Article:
That's capitalism WS58


The Office of the UN High Commissioner for Refugees is spending about 11 cents a day per refugee in Africa. Some refugee camps hold as many as 500,000 people and have just one doctor for every 100,000. Up to 6,000 people there die each day from cholera and other public health diseases.1


In the ten years from 1987 to 1997 (the first decade of 'social partnership') the share of 26 county earnings going to wages, pensions and social welfare declined by 10%; from 69% to 59%. The share going to profits, rents and dividends rose by 10%; from 31% to 41%.2


Among those hoping to make a tidy little profit from the privatisation of Telecom were some Labour politicians who were staunchly opposed to privatisation until very recently. The share register included TDs Roisin Shorthall, Seamus Pattison and Michael Ferris; and former TDs Toddy O'Sullivan & Mervyn Taylor. Also on the register were high ranking churchmen (no vows of poverty for them!) like Wexford bishop Brendan Comiskey, Raphoe bishop Philip Boyce, Achonry bishop Thomas Flynn and auxiliary bishop of Dublin James Moriarty.3

In 1997 South Africa passed a law allowing the country to produce AIDS treatment drugs generically, and to obtain the medicines in any country where they are sold. These measures can reduce the price of the medicines by avoiding the monopoly distribution of pharmaceutical companies. US Vice-President Al Gore has now joined 40 pharmaceutical giants in pushing for US legislation to overcome the South African policy and force impoverished countries to buy high-priced US-made drugs, or face retaliation.4


Looking after the rich and looking down on the workers

Poor struggling millionaire employers can claim tax relief on their membership contributions to IBEC. Wealthy architects and consultants can claim relief on their fees to professional associations. Workers, some of whom are so badly paid that the government agreed to a minimum hourly wage of £4.40 (but not until next year), can claim nothing on their trade union subscriptions. Seemingly expenses incurred in the generation of profits are legitimate but money spent on protection from the greed of bosses is not.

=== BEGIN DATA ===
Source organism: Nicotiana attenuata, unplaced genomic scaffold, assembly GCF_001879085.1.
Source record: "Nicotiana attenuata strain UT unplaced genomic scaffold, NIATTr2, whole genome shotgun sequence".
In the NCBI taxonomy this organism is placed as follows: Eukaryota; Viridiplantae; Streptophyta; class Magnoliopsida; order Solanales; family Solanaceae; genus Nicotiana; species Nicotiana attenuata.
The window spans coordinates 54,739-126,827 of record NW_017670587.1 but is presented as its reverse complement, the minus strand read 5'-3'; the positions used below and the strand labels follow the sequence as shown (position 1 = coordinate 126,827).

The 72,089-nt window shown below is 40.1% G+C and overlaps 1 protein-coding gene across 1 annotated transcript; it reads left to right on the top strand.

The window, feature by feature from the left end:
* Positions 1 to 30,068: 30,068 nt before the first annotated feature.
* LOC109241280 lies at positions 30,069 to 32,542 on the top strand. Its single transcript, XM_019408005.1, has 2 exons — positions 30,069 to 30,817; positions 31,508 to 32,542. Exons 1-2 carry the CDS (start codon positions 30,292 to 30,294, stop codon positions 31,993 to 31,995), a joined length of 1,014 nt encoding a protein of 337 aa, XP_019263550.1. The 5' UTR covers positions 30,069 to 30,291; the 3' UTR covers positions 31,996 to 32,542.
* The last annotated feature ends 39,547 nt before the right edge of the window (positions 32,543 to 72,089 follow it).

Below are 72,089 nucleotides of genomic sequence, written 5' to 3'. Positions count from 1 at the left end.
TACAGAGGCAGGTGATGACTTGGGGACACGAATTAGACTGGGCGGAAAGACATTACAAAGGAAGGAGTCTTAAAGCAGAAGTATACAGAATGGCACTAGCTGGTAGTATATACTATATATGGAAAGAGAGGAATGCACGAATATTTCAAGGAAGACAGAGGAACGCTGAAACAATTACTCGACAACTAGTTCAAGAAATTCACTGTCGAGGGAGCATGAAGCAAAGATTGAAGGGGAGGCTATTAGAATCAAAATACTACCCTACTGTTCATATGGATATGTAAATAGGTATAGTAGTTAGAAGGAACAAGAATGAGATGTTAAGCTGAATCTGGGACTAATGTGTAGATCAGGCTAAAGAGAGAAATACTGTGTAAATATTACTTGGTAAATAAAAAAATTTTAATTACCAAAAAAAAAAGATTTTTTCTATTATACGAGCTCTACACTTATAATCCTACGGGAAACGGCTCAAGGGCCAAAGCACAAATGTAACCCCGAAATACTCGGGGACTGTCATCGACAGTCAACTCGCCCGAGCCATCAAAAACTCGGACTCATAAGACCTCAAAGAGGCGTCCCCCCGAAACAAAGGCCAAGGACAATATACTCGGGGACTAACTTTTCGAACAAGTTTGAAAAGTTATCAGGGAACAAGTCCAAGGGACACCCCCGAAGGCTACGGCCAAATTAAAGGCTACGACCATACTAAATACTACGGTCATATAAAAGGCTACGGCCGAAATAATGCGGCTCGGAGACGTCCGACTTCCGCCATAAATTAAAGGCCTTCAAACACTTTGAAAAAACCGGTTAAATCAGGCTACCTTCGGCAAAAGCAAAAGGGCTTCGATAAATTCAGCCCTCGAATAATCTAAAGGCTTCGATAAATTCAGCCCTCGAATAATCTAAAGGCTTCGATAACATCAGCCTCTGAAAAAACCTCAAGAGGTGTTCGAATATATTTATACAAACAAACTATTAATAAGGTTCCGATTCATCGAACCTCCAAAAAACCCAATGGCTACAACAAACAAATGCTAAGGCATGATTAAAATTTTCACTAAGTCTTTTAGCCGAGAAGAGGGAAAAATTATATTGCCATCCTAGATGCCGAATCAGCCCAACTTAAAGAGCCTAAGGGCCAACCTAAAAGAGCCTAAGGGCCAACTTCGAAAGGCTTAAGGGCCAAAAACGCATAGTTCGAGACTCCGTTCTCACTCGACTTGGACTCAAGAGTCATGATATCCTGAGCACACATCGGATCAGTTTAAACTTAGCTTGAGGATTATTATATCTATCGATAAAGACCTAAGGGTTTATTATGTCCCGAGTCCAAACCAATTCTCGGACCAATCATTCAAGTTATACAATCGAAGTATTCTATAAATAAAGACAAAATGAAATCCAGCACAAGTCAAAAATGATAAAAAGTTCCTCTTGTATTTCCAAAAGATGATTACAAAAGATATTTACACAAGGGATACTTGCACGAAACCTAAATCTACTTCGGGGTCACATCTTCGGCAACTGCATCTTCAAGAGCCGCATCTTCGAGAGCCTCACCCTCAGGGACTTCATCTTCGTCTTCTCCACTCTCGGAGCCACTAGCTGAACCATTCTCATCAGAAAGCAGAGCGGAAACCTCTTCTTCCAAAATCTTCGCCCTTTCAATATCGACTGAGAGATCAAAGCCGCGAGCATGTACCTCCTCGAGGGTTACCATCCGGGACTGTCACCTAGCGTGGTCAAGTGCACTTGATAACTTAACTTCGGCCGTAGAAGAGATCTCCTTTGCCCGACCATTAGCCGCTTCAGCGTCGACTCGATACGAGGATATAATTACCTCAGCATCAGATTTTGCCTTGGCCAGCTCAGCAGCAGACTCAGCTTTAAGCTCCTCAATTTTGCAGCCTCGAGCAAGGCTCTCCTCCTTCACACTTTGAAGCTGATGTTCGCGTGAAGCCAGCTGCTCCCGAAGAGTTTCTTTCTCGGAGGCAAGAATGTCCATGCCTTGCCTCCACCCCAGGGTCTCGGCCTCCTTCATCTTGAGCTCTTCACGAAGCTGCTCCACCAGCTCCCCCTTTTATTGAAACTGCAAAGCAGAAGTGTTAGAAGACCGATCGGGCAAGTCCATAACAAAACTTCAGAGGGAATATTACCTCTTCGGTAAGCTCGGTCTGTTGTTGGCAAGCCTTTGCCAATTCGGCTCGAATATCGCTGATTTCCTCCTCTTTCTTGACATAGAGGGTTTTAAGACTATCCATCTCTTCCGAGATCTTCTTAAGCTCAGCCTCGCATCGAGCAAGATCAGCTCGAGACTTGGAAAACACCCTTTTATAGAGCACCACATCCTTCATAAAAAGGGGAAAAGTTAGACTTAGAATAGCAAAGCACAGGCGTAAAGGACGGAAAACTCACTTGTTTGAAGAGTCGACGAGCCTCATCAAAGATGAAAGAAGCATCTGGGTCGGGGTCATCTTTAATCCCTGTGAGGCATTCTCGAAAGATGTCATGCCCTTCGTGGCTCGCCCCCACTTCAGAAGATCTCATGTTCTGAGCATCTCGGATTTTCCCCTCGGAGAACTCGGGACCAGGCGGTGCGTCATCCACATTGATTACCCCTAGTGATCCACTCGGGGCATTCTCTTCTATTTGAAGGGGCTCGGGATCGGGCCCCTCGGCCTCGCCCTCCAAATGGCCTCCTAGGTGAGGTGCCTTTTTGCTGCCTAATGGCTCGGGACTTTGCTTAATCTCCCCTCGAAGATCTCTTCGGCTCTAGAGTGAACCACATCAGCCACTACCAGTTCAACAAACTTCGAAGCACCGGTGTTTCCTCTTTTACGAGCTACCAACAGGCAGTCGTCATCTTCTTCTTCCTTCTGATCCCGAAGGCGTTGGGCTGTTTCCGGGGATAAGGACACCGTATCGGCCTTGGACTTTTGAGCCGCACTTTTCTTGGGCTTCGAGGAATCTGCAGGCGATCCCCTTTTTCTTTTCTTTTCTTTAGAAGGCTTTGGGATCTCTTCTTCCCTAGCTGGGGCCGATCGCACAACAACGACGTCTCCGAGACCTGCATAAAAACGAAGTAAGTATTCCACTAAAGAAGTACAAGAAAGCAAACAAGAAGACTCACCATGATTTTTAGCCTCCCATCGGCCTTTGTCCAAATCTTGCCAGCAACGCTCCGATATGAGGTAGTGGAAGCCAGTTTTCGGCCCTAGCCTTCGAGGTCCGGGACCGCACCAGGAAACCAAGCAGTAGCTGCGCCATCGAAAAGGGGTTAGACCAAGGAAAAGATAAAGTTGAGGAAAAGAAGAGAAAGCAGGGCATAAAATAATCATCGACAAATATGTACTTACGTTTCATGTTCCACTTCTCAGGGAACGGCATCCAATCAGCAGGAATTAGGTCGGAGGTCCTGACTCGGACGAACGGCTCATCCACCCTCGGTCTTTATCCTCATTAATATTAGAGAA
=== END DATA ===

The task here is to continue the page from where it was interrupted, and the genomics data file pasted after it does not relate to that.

Make your boss rich and lose your job

BECTU (Broadcasting Entertainment Cinematograph and Theatre Union) has accused the owners of Ulster Television of casualisation after they announced 35 redundancies at the start of the summer. The workers were shocked by the announcement as Ulster Television had not reported any financial difficulties to their staff or to the union. In fact last year's pre-tax profits came to £12 million.The union has said it will fight any compulsory redundancies. BECTU Assistant General Secretary Gerry Morrissey said: "The company admit that the work remains, however they would prefer to bring in freelancers rather than continue to employ staff who have shown their commitment to the company over many years". The bosses get the big bucks and the workers get no job security or promotion opportunities.


1 BRC News, 22/05/99.2 Central Statistics Office, National Income and Expenditure Survey.

3 Sunday Times, 25/07/99.

4, 02/08/99.

This article is from Workers Solidarity No 58 published in Oct 1999